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Article
March 1946

HYPERPYREXIA IN TREATMENT OF OCULAR CONDITIONS DUE TO SYPHILIS

Author Affiliations

Surgeon, United States Public Health Service; Assistant Surgeon (R) United States Public Health Service NEW ORLEANS, LA.

Arch Ophthalmol. 1946;35(3):271-279. doi:10.1001/archopht.1946.00890200277006
Abstract

The induction of fever has been used by ophthalmologists in the treatment of various ocular conditions for many years. According to Cordes,1 the usual methods of fever therapy applicable to ophthalmology include:

  1. Parenteral and intramuscular injections of foreign proteins

    1. Native proteins (milk)

      1. Caseins (Yatren-Casein, Caseosan, Alobintin, Perprotasin and Aolan)

      2. Egg albumin

    2. Protein split products (peptone-albumose, proteoses, pepsin)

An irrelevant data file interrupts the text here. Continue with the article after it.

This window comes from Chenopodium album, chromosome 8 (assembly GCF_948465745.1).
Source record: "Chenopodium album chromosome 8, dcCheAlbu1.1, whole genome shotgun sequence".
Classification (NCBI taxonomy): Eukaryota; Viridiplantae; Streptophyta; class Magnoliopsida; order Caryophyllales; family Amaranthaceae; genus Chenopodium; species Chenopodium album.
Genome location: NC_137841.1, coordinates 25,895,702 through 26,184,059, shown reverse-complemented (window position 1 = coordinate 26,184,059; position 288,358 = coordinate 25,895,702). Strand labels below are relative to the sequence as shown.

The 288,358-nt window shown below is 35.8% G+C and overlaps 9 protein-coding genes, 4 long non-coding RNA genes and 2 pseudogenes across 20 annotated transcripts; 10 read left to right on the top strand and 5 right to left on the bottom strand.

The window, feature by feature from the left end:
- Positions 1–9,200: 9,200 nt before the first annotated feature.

3. Tissue extracts (bovine uveal pigment)

    4. Serums (serums of Roux and Behring, Deutschmann's yeast serum, auto serum, normal horse serum and antitoxins)

    5. Vaccines—mainly typhoid

    6. Typhoid antigen

    7. Bacterial extracts (Coley's mixed toxins, Omnadin)

  2. Malarial therapy

  3. Physical means

    1. High frequency methods

      1. Diathermy

      2. Radiothermy (short wave)

      3. Inductothermy

    2. Kettering Hypertherm

To these Castleden2 would add the external production of heat (by hot water baths, steam baths and blanketing) and the use of drugs (such as injections of sulfur or tetrahydrobetanaphthylamine).

The beneficial results observed clinically in response to properly controlled fever therapy have been attributed to

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